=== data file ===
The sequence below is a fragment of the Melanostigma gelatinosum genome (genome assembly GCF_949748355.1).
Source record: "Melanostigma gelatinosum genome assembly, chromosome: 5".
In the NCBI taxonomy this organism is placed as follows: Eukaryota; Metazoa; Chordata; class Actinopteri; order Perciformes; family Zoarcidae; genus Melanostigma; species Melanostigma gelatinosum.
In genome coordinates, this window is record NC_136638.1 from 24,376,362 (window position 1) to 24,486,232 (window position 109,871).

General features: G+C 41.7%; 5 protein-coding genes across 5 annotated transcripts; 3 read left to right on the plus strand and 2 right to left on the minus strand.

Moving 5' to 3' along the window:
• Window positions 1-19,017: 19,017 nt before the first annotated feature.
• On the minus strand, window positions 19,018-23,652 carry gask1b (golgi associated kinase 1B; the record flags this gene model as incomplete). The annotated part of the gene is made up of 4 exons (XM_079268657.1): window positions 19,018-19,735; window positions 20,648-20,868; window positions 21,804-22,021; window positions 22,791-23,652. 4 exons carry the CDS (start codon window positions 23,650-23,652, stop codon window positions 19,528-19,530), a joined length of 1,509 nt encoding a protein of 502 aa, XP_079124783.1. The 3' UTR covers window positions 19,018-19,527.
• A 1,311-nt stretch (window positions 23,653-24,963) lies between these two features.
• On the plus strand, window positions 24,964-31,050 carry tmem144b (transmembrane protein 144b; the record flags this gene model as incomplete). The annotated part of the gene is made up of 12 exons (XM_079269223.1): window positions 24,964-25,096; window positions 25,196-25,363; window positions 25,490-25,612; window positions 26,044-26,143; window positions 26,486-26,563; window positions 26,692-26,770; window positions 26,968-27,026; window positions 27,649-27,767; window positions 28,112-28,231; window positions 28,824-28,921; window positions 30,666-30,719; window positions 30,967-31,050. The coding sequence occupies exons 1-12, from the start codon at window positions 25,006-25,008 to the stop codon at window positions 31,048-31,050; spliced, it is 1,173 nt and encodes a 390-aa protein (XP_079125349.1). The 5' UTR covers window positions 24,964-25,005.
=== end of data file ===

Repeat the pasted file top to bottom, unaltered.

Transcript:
The sequence below is a fragment of the Melanostigma gelatinosum genome (genome assembly GCF_949748355.1).
Source record: "Melanostigma gelatinosum genome assembly, chromosome: 5".
In the NCBI taxonomy this organism is placed as follows: Eukaryota; Metazoa; Chordata; class Actinopteri; order Perciformes; family Zoarcidae; genus Melanostigma; species Melanostigma gelatinosum.
In genome coordinates, this window is record NC_136638.1 from 24,376,362 (window position 1) to 24,486,232 (window position 109,871).

General features: G+C 41.7%; 5 protein-coding genes across 5 annotated transcripts; 3 read left to right on the plus strand and 2 right to left on the minus strand.

Moving 5' to 3' along the window:
• Window positions 1-19,017: 19,017 nt before the first annotated feature.
• On the minus strand, window positions 19,018-23,652 carry gask1b (golgi associated kinase 1B; the record flags this gene model as incomplete). The annotated part of the gene is made up of 4 exons (XM_079268657.1): window positions 19,018-19,735; window positions 20,648-20,868; window positions 21,804-22,021; window positions 22,791-23,652. 4 exons carry the CDS (start codon window positions 23,650-23,652, stop codon window positions 19,528-19,530), a joined length of 1,509 nt encoding a protein of 502 aa, XP_079124783.1. The 3' UTR covers window positions 19,018-19,527.
• A 1,311-nt stretch (window positions 23,653-24,963) lies between these two features.
• On the plus strand, window positions 24,964-31,050 carry tmem144b (transmembrane protein 144b; the record flags this gene model as incomplete). The annotated part of the gene is made up of 12 exons (XM_079269223.1): window positions 24,964-25,096; window positions 25,196-25,363; window positions 25,490-25,612; window positions 26,044-26,143; window positions 26,486-26,563; window positions 26,692-26,770; window positions 26,968-27,026; window positions 27,649-27,767; window positions 28,112-28,231; window positions 28,824-28,921; window positions 30,666-30,719; window positions 30,967-31,050. The coding sequence occupies exons 1-12, from the start codon at window positions 25,006-25,008 to the stop codon at window positions 31,048-31,050; spliced, it is 1,173 nt and encodes a 390-aa protein (XP_079125349.1). The 5' UTR covers window positions 24,964-25,005.